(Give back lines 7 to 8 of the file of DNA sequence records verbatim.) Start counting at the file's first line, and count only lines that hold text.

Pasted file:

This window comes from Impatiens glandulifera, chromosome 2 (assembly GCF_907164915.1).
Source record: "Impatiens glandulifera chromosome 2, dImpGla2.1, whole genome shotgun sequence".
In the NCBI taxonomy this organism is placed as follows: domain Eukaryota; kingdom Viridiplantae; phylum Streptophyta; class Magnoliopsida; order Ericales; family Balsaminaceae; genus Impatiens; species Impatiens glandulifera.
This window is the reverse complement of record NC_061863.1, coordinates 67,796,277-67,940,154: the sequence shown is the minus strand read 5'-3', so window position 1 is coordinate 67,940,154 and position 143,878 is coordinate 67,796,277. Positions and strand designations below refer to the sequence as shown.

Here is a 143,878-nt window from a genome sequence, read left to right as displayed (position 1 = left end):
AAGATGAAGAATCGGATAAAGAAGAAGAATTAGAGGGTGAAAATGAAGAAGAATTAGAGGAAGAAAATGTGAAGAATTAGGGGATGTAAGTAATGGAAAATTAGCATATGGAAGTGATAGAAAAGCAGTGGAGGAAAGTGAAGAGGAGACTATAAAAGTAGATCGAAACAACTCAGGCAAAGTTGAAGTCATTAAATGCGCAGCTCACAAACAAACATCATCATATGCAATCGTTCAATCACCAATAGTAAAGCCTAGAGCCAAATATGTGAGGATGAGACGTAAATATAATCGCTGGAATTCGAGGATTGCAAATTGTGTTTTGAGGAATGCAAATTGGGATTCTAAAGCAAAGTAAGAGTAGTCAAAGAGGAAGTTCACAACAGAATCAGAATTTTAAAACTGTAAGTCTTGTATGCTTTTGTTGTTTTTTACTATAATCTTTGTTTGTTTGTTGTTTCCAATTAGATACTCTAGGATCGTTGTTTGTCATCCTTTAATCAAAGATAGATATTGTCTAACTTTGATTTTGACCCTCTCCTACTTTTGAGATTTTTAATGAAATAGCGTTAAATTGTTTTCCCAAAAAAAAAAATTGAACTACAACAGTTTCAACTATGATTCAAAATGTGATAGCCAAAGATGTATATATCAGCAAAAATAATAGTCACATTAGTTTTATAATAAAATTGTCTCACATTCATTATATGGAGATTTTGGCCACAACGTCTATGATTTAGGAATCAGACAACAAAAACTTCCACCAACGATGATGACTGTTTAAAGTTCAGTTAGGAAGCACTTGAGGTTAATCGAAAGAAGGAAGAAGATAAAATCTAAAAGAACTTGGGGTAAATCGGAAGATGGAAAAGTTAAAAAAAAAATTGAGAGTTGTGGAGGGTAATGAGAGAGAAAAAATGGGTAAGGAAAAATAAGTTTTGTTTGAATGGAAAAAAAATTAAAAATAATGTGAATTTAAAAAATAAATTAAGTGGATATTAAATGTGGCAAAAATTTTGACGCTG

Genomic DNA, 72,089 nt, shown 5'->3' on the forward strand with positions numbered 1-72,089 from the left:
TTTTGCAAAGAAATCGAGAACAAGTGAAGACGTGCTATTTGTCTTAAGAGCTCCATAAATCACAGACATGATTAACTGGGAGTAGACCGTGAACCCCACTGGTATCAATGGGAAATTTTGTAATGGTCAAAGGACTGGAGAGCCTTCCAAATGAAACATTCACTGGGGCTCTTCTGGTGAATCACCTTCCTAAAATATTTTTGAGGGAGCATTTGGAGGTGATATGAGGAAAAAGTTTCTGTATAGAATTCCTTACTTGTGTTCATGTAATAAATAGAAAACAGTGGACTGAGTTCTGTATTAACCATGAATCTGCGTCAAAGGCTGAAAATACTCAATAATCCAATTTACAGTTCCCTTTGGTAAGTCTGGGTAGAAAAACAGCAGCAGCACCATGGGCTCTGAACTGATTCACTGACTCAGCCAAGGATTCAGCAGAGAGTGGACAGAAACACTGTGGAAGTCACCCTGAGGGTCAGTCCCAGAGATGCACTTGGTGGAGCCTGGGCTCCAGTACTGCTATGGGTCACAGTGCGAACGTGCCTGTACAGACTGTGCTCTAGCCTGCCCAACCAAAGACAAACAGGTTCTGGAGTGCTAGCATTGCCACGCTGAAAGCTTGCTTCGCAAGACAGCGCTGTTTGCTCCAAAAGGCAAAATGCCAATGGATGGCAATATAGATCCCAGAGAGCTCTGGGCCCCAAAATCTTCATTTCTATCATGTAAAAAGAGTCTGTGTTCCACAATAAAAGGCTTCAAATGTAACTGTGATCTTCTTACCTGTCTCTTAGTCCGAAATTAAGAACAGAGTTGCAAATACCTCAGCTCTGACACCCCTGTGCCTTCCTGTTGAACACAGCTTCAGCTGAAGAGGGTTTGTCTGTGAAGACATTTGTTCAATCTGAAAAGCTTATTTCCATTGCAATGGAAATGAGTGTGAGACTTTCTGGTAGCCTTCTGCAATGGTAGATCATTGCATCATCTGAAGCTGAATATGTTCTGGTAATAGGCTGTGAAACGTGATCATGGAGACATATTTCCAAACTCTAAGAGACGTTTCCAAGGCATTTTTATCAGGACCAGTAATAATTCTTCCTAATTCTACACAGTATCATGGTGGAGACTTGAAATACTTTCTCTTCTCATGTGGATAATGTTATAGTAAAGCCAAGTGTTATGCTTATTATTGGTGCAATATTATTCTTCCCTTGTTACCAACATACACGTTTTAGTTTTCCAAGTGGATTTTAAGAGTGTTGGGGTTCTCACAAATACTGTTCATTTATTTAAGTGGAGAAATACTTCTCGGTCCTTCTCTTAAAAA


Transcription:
Genomic DNA, 72,089 nt, shown 5'->3' on the forward strand with positions numbered 1-72,089 from the left:
TTTTGCAAAGAAATCGAGAACAAGTGAAGACGTGCTATTTGTCTTAAGAGCTCCATAAATCACAGACATGATTAACTGGGAGTAGACCGTGAACCCCACTGGTATCAATGGGAAATTTTGTAATGGTCAAAGGACTGGAGAGCCTTCCAAATGAAACATTCACTGGGGCTCTTCTGGTGAATCACCTTCCTAAAATATTTTTGAGGGAGCATTTGGAGGTGATATGAGGAAAAAGTTTCTGTATAGAATTCCTTACTTGTGTTCATGTAATAAATAGAAAACAGTGGACTGAGTTCTGTATTAACCATGAATCTGCGTCAAAGGCTGAAAATACTCAATAATCCAATTTACAGTTCCCTTTGGTAAGTCTGGGTAGAAAAACAGCAGCAGCACCATGGGCTCTGAACTGATTCACTGACTCAGCCAAGGATTCAGCAGAGAGTGGACAGAAACACTGTGGAAGTCACCCTGAGGGTCAGTCCCAGAGATGCACTTGGTGGAGCCTGGGCTCCAGTACTGCTATGGGTCACAGTGCGAACGTGCCTGTACAGACTGTGCTCTAGCCTGCCCAACCAAAGACAAACAGGTTCTGGAGTGCTAGCATTGCCACGCTGAAAGCTTGCTTCGCAAGACAGCGCTGTTTGCTCCAAAAGGCAAAATGCCAATGGATGGCAATATAGATCCCAGAGAGCTCTGGGCCCCAAAATCTTCATTTCTATCATGTAAAAAGAGTCTGTGTTCCACAATAAAAGGCTTCAAATGTAACTGTGATCTTCTTACCTGTCTCTTAGTCCGAAATTAAGAACAGAGTTGCAAATACCTCAGCTCTGACACCCCTGTGCCTTCCTGTTGAACACAGCTTCAGCTGAAGAGGGTTTGTCTGTGAAGACATTTGTTCAATCTGAAAAGCTTATTTCCATTGCAATGGAAATGAGTGTGAGACTTTCTGGTAGCCTTCTGCAATGGTAGATCATTGCATCATCTGAAGCTGAATATGTTCTGGTAATAGGCTGTGAAACGTGATCATGGAGACATATTTCCAAACTCTAAGAGACGTTTCCAAGGCATTTTTATCAGGACCAGTAATAATTCTTCCTAATTCTACACAGTATCATGGTGGAGACTTGAAATACTTTCTCTTCTCATGTGGATAATGTTATAGTAAAGCCAAGTGTTATGCTTATTATTGGTGCAATATTATTCTTCCCTTGTTACCAACATACACGTTTTAGTTTTCCAAGTGGATTTTAAGAGTGTTGGGGTTCTCACAAATACTGTTCATTTATTTAAGTGGAGAAATACTTCTCGGTCCTTCTCTTAAAAA